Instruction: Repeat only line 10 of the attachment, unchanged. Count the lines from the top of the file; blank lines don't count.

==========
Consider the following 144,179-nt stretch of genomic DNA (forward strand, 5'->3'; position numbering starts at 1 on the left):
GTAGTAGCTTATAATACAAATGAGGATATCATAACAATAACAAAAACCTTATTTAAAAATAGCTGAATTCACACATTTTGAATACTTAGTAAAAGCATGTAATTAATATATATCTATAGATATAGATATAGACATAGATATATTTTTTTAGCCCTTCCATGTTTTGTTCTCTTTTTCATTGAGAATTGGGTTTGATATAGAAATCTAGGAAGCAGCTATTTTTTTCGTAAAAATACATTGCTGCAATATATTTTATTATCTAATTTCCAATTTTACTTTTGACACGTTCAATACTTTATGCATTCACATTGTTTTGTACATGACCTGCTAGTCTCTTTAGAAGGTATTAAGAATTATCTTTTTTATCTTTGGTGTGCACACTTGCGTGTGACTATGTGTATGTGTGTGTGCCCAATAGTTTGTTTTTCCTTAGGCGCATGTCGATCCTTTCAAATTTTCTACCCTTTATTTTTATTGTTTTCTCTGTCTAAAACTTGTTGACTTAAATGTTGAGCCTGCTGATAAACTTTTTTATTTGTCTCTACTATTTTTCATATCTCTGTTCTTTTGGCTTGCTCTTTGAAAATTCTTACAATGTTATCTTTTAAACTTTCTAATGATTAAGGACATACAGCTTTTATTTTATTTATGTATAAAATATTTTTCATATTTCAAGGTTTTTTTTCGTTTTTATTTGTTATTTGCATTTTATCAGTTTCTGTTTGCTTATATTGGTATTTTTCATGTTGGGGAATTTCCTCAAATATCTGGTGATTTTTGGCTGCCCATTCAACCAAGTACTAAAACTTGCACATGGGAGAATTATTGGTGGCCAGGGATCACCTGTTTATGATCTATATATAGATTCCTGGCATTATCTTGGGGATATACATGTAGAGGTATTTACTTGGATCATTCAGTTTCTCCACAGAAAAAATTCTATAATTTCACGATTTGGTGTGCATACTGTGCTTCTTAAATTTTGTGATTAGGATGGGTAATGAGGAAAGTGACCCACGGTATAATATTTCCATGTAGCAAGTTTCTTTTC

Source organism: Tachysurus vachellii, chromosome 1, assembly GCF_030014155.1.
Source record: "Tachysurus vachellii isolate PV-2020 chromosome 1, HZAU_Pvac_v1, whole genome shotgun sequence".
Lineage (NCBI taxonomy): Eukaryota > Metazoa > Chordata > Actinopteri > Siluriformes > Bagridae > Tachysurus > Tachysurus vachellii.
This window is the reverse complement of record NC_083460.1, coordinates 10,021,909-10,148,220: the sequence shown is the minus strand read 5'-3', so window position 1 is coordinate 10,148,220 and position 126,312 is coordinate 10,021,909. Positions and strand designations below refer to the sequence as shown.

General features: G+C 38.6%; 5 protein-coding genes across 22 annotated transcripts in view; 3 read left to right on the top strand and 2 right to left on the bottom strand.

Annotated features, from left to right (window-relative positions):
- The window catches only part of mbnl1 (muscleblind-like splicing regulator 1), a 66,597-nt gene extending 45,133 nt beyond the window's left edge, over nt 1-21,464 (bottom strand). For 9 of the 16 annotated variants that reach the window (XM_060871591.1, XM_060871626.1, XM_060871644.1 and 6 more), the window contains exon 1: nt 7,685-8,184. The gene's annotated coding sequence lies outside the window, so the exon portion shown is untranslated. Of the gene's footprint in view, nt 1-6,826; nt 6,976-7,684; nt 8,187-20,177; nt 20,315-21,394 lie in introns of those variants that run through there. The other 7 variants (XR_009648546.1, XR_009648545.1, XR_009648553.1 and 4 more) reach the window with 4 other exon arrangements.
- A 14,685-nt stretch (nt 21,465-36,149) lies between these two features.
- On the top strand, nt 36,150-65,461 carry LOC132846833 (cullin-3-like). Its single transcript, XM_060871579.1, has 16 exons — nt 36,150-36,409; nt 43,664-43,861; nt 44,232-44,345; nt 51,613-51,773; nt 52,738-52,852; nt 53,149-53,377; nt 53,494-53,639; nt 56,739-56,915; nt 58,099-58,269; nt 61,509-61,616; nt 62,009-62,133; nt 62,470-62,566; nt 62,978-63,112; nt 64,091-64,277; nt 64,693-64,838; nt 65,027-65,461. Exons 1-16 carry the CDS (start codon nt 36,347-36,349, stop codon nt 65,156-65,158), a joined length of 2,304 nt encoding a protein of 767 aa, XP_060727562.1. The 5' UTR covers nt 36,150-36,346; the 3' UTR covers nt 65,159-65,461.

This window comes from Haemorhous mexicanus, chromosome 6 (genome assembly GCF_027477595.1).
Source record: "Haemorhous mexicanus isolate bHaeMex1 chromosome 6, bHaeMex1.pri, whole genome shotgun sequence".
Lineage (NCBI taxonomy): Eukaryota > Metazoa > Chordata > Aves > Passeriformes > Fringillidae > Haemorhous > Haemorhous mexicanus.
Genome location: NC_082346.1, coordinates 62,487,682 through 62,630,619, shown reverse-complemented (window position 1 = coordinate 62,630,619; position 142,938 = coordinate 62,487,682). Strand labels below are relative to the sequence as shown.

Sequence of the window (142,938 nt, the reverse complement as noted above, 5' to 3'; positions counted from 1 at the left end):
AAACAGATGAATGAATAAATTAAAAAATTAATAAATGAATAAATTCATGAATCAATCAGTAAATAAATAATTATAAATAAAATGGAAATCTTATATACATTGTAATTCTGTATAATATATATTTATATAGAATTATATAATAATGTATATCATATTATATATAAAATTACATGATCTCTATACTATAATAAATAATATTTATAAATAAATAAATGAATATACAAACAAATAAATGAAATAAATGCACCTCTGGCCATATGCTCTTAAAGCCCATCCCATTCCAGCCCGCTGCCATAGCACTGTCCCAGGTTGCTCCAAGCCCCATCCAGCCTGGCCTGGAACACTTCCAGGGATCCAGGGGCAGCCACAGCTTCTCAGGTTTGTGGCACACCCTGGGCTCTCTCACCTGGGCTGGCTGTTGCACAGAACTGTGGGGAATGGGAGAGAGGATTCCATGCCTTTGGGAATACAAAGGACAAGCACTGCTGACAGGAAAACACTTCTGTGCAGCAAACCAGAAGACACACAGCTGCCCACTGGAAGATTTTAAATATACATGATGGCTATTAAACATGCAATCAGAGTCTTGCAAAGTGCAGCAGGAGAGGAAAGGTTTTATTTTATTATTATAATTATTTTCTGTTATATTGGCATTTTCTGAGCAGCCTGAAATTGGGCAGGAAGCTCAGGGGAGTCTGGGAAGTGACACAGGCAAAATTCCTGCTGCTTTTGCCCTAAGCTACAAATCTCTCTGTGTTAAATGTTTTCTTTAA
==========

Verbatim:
- A 14,685-nt stretch (nt 21,465-36,149) lies between these two features.